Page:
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Hard to bet on an emergency vet

Lynda Field

Dear Editor,

At approximately 6:30 this morning I discovered my horse with a suspected broken leg. He was 25 years old and has been in our family for almost 20 years. As soon as I saw his leg I immediately started calling every veterinarian listing in our phone book. We live in Rifle. Recordings giving emergency numbers answered all the phones. We left messages on each phone as well as the emergency phone recordings. We went through this routine about three times trying to get an answer.

We received no phone calls until a Doctor Hamilton of Rifle called us back at 8:30 a.m. At the time of this phone call he could have been at our house within 15 minutes. My daughter answered the phone and spoke to him. His first question was not about the horse or what he could do to help, but whom else had we called. He repeatedly asked my daughter if she had called this vet or that vet. Twice she told him that we had called every vet listed and left messages more than once. He then asked why we called him. She explained we had been trying for two hours to get help to our horse and just wanted a vet. He took the directions and said he would be there. As he was taking directions one of the phones kept cutting in and out making my daughter have to repeat her directions causing him to seemingly become aggravated. As my daughter was hanging up the phone she said, “He is an A-hole.” He heard and called me back. He still never asked if the horse was OK but proceeded to tell me “if your attitude is anything like your daughter’s, I don’t think I should come out there.” I tried to tell him I just wanted help for my horse, but he refused to come.

At that point, my other daughter called back because she could not believe he would let the horse suffer. She ended up speaking to Doctor Hamilton’s partner, Karen Boland. She tried to explain that we were all upset and her sister was upset over the questions asked over and over by Doctor Hamilton. She was upset because he didn’t seem to want to come help. He did tell us he had a busy day lined up. The partner told my daughter we should take responsibility for his not coming. After she explained about him getting aggravated about the phones, the partner said, “He is hard of hearing, you know.”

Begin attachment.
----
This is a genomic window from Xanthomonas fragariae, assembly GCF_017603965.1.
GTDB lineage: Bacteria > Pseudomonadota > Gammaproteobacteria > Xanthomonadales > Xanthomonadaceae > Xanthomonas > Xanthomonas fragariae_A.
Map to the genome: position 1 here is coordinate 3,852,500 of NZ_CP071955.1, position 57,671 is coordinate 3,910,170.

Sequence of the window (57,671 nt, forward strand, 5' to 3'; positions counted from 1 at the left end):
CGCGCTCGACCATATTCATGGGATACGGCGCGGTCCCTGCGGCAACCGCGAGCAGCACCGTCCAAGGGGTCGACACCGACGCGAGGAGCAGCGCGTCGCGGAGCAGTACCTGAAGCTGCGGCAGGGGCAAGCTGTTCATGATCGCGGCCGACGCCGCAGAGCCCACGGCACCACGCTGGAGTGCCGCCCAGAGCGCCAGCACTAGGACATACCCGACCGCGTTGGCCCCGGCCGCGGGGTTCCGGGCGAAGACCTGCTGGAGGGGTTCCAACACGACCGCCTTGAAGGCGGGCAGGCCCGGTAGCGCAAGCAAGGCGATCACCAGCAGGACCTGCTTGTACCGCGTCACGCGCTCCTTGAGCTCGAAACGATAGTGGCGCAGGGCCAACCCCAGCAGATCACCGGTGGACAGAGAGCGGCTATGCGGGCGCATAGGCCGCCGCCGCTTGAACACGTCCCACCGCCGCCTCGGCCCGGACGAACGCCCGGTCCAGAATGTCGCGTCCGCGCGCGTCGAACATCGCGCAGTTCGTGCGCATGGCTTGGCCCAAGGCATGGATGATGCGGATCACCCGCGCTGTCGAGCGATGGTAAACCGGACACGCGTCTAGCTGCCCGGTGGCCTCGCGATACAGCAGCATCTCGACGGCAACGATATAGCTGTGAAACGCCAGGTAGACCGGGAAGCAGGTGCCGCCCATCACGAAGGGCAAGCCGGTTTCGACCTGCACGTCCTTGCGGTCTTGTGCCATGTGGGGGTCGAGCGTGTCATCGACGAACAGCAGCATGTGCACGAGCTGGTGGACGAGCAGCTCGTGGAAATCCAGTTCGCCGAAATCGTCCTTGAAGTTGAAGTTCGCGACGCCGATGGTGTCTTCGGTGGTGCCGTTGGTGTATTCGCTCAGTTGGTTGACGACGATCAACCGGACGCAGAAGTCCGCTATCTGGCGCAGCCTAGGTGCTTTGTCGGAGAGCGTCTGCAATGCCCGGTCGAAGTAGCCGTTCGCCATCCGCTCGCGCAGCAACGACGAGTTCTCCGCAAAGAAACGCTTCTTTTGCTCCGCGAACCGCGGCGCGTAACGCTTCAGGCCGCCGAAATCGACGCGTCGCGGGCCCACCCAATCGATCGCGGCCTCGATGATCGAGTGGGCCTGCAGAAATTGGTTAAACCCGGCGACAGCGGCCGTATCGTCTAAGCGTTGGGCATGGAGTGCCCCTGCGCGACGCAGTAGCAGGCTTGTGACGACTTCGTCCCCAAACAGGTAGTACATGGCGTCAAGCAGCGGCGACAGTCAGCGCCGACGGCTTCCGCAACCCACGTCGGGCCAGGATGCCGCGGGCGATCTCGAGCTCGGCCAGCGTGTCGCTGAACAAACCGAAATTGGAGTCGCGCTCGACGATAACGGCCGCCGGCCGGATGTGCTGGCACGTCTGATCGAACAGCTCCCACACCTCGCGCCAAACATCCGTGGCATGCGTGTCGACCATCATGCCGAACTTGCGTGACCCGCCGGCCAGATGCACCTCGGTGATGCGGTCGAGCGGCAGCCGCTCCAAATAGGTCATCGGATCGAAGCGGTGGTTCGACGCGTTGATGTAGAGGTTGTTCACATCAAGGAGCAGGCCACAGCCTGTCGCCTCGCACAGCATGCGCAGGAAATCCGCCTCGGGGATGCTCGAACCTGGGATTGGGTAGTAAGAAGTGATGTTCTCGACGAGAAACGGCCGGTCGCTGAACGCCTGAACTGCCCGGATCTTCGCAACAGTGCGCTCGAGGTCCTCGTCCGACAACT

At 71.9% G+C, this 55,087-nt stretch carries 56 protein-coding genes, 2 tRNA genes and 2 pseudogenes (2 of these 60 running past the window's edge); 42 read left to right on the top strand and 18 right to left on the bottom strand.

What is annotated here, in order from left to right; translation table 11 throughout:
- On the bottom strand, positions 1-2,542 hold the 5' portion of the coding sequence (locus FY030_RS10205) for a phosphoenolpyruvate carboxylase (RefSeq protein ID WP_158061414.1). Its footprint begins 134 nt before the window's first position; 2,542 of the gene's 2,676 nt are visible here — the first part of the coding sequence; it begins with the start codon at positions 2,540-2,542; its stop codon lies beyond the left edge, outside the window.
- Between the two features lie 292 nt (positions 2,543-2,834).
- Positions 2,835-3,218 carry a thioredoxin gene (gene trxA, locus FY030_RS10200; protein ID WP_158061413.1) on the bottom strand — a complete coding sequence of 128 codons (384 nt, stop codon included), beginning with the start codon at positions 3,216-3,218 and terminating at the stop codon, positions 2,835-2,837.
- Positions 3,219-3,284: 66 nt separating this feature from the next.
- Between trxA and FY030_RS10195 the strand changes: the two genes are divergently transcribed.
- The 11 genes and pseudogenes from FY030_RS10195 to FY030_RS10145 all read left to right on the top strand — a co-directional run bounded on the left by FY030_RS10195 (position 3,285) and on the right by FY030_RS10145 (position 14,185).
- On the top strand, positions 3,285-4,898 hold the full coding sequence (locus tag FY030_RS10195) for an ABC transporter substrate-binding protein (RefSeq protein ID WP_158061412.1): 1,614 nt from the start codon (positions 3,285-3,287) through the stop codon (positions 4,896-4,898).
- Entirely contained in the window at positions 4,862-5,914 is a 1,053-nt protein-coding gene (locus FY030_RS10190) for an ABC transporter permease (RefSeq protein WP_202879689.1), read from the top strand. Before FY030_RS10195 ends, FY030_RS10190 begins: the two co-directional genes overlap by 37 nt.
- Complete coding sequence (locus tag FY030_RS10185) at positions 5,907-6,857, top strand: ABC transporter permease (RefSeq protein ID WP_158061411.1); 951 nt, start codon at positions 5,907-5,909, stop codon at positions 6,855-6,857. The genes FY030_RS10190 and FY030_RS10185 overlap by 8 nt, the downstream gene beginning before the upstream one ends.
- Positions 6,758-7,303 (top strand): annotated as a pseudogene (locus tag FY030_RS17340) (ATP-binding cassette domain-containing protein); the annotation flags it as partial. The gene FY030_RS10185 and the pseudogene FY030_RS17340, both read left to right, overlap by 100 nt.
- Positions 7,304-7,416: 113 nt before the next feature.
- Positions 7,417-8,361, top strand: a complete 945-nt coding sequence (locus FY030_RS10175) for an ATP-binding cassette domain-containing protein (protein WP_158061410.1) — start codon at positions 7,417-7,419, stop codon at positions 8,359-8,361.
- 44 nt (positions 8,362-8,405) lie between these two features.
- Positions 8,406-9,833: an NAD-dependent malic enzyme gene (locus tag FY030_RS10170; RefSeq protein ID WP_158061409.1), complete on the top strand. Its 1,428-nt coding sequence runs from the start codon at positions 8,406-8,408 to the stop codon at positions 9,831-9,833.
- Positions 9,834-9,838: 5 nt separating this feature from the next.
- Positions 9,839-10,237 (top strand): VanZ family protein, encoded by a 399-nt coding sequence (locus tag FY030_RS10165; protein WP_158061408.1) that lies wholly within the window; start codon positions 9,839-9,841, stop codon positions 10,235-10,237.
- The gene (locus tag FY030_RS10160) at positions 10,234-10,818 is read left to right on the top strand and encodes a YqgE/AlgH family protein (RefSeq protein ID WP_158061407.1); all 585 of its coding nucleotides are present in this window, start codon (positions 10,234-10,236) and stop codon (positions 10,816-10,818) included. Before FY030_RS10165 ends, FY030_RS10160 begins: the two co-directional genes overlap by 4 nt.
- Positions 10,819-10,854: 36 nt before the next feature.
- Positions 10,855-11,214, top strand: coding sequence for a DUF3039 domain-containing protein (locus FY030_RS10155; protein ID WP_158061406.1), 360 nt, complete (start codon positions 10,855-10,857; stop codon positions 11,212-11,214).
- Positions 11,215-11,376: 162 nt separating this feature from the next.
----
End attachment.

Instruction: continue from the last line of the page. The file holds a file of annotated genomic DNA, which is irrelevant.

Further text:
Finally around 9 a.m. a veterinarian from Glenwood Veterinary Clinic did show up. This doctor had been on another emergency and came as soon as he could. The horse’s leg was shattered and he had to be put down. We feel had we had responses sooner our horse would not have had to suffer for so long. We don’t have any idea the previous night when this happened.

We understand other emergencies happen causing a wait, but we believe to be a veterinarian you need to love animals and would never allow one to suffer as our horse did this morning.

Our question is, how do you get a call back from veterinarians? In emergencies, how do we keep our pets from suffering? We could even have accepted a call saying all vets in this area were at other emergencies and would get back to us, but we didn’t. One person did call us back to tell us we dialed the wrong number and he was no vet. The only live person we spoke to told us she would have someone call us back by 11 a.m. This was at 9 a.m.

This same thing happened to us two years ago when our family dog’s heart started failing one night. As we sat with him watching him suffer, struggle and moan for three hours, we were trying to get a veterinarian to come help. Both of the times, it was Glenwood Veterinary Clinic office that responded. Each time they told us it took so long because of other emergencies. That we can take.

It is 4:30 p.m. as I write this and still no other vet has called us back. We will all certainly be taking our pets now to Glenwood Veterinary Clinic instead of the office we all currently use. That doctor has not called us back either.

Lynda Field

Rifle


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